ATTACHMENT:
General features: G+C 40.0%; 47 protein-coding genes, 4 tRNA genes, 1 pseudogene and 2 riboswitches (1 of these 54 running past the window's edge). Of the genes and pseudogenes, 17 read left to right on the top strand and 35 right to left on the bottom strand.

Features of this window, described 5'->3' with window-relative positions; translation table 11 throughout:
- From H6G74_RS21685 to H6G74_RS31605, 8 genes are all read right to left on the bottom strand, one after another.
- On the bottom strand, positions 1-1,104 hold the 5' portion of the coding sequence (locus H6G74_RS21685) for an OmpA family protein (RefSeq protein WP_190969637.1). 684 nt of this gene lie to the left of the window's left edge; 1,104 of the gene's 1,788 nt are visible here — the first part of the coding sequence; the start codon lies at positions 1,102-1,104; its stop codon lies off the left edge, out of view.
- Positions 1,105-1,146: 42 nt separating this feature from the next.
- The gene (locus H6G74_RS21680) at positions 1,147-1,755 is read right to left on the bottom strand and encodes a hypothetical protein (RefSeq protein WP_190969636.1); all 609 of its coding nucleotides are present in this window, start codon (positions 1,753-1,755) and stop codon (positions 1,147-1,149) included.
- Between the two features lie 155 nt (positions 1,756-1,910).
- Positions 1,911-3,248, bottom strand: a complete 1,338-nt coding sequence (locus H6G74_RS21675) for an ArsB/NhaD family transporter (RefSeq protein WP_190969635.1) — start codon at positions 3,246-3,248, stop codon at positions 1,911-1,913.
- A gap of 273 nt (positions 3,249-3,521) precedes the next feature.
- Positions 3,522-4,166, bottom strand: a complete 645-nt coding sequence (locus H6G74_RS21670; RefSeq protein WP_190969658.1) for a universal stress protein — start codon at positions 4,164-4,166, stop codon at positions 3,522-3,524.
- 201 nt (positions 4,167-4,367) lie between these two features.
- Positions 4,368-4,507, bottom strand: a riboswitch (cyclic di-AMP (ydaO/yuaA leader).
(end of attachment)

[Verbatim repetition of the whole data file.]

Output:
General features: G+C 40.0%; 47 protein-coding genes, 4 tRNA genes, 1 pseudogene and 2 riboswitches (1 of these 54 running past the window's edge). Of the genes and pseudogenes, 17 read left to right on the top strand and 35 right to left on the bottom strand.

Features of this window, described 5'->3' with window-relative positions; translation table 11 throughout:
- From H6G74_RS21685 to H6G74_RS31605, 8 genes are all read right to left on the bottom strand, one after another.
- On the bottom strand, positions 1-1,104 hold the 5' portion of the coding sequence (locus H6G74_RS21685) for an OmpA family protein (RefSeq protein WP_190969637.1). 684 nt of this gene lie to the left of the window's left edge; 1,104 of the gene's 1,788 nt are visible here — the first part of the coding sequence; the start codon lies at positions 1,102-1,104; its stop codon lies off the left edge, out of view.
- Positions 1,105-1,146: 42 nt separating this feature from the next.
- The gene (locus H6G74_RS21680) at positions 1,147-1,755 is read right to left on the bottom strand and encodes a hypothetical protein (RefSeq protein WP_190969636.1); all 609 of its coding nucleotides are present in this window, start codon (positions 1,753-1,755) and stop codon (positions 1,147-1,149) included.
- Between the two features lie 155 nt (positions 1,756-1,910).
- Positions 1,911-3,248, bottom strand: a complete 1,338-nt coding sequence (locus H6G74_RS21675) for an ArsB/NhaD family transporter (RefSeq protein WP_190969635.1) — start codon at positions 3,246-3,248, stop codon at positions 1,911-1,913.
- A gap of 273 nt (positions 3,249-3,521) precedes the next feature.
- Positions 3,522-4,166, bottom strand: a complete 645-nt coding sequence (locus H6G74_RS21670; RefSeq protein WP_190969658.1) for a universal stress protein — start codon at positions 4,164-4,166, stop codon at positions 3,522-3,524.
- 201 nt (positions 4,167-4,367) lie between these two features.
- Positions 4,368-4,507, bottom strand: a riboswitch (cyclic di-AMP (ydaO/yuaA leader).